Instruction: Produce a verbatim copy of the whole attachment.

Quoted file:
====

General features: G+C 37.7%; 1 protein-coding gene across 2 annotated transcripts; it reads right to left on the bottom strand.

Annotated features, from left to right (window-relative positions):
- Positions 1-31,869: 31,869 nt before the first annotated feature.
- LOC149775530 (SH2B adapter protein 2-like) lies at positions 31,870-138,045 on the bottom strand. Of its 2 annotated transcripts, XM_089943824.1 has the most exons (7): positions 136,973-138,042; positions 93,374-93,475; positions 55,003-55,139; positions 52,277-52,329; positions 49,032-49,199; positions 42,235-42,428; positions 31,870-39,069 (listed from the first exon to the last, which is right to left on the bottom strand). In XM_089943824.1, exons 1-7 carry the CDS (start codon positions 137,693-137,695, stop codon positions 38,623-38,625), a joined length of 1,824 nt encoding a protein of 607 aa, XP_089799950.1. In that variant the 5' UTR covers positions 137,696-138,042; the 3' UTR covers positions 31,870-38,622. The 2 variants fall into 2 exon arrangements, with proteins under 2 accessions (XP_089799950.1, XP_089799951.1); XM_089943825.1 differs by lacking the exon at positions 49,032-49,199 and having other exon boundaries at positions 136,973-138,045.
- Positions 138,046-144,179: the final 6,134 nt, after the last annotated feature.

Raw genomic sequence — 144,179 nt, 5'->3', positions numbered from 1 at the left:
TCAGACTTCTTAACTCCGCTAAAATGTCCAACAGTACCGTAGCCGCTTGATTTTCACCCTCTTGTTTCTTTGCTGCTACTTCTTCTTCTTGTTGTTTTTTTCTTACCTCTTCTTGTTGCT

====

General features: G+C 37.7%; 1 protein-coding gene across 2 annotated transcripts; it reads right to left on the bottom strand.

Annotated features, from left to right (window-relative positions):
- Positions 1-31,869: 31,869 nt before the first annotated feature.
- LOC149775530 (SH2B adapter protein 2-like) lies at positions 31,870-138,045 on the bottom strand. Of its 2 annotated transcripts, XM_089943824.1 has the most exons (7): positions 136,973-138,042; positions 93,374-93,475; positions 55,003-55,139; positions 52,277-52,329; positions 49,032-49,199; positions 42,235-42,428; positions 31,870-39,069 (listed from the first exon to the last, which is right to left on the bottom strand). In XM_089943824.1, exons 1-7 carry the CDS (start codon positions 137,693-137,695, stop codon positions 38,623-38,625), a joined length of 1,824 nt encoding a protein of 607 aa, XP_089799950.1. In that variant the 5' UTR covers positions 137,696-138,042; the 3' UTR covers positions 31,870-38,622. The 2 variants fall into 2 exon arrangements, with proteins under 2 accessions (XP_089799950.1, XP_089799951.1); XM_089943825.1 differs by lacking the exon at positions 49,032-49,199 and having other exon boundaries at positions 136,973-138,045.
- Positions 138,046-144,179: the final 6,134 nt, after the last annotated feature.

Raw genomic sequence — 144,179 nt, 5'->3', positions numbered from 1 at the left:
TCAGACTTCTTAACTCCGCTAAAATGTCCAACAGTACCGTAGCCGCTTGATTTTCACCCTCTTGTTTCTTTGCTGCTACTTCTTCTTCTTGTTGTTTTTTTCTTACCTCTTCTTGTTGCT